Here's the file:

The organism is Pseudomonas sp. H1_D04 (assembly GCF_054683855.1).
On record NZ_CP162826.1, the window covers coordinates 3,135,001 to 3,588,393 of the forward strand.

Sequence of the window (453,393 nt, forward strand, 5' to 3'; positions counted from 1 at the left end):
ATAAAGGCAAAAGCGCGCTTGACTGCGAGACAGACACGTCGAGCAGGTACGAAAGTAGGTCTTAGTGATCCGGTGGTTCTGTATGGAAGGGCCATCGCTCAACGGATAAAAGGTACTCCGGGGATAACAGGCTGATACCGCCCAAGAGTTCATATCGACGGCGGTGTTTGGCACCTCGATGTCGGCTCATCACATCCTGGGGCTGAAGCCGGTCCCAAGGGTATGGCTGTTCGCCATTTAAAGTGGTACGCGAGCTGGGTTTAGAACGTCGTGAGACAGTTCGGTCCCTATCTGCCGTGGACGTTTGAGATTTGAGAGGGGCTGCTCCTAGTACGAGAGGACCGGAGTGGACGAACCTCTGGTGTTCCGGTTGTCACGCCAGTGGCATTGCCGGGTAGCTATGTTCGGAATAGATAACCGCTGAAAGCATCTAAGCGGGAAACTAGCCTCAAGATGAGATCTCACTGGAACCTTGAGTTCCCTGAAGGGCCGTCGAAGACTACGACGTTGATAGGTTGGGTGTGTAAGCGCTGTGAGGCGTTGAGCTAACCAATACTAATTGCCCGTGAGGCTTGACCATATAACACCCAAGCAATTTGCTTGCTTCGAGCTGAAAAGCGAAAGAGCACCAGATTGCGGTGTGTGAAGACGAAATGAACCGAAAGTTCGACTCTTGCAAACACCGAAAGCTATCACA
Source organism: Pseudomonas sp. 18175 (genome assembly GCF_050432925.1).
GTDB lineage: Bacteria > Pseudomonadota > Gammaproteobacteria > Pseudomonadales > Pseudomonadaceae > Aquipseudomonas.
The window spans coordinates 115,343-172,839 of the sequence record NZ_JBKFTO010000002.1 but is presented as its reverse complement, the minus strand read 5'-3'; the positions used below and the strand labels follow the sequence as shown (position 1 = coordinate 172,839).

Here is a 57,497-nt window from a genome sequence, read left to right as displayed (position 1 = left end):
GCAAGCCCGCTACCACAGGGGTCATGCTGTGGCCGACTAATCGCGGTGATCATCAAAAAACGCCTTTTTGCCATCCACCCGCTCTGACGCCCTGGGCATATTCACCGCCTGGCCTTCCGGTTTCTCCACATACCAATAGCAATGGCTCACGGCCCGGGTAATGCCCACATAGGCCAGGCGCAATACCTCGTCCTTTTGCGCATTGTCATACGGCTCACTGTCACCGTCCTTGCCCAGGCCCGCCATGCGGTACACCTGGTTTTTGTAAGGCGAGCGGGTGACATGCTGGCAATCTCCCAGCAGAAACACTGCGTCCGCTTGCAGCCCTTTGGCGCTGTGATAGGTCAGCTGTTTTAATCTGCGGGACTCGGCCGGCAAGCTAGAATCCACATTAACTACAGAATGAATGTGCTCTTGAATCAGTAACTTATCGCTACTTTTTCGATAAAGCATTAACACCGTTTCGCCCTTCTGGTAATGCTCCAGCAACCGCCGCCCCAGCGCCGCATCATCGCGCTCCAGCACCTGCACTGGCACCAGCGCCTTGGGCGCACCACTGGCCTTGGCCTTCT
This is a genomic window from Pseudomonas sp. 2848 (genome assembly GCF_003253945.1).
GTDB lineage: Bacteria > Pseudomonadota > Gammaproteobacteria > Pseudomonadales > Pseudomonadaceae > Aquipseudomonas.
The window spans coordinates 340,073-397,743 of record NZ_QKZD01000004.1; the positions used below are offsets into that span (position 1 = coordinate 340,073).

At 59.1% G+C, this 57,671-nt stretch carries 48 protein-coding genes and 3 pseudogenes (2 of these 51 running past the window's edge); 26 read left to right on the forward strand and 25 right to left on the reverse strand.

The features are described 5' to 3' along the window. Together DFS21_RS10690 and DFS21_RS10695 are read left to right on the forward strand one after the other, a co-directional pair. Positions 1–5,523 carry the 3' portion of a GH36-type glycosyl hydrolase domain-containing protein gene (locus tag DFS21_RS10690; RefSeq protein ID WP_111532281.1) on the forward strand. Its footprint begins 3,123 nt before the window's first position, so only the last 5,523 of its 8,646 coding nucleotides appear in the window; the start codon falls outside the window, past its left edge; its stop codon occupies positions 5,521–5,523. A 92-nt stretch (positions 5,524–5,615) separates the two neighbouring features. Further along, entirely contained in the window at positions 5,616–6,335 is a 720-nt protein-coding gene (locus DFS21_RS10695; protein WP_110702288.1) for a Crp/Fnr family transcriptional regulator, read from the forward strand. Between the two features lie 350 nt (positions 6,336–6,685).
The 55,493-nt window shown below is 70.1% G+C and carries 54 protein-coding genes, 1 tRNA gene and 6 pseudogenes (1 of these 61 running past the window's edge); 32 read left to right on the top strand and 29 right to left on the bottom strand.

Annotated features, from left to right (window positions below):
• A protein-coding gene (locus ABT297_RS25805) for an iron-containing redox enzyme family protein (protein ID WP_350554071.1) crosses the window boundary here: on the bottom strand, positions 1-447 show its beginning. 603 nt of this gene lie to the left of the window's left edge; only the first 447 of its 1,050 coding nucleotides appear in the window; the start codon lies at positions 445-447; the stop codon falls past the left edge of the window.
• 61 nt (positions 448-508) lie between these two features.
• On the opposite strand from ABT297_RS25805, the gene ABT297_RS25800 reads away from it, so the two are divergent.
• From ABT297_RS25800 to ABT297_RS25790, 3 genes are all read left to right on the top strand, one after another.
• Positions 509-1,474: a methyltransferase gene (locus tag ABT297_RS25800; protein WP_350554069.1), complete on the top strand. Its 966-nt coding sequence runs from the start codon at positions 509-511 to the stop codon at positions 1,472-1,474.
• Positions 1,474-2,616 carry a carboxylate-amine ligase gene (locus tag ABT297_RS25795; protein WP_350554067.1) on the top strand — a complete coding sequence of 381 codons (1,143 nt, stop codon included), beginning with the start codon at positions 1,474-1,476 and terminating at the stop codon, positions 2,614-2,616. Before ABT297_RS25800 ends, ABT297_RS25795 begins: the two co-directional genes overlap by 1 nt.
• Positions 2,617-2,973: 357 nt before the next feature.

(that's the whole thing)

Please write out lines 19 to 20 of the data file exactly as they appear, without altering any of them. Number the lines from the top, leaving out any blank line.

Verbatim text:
• On the opposite strand from ABT297_RS25805, the gene ABT297_RS25800 reads away from it, so the two are divergent.
• From ABT297_RS25800 to ABT297_RS25790, 3 genes are all read left to right on the top strand, one after another.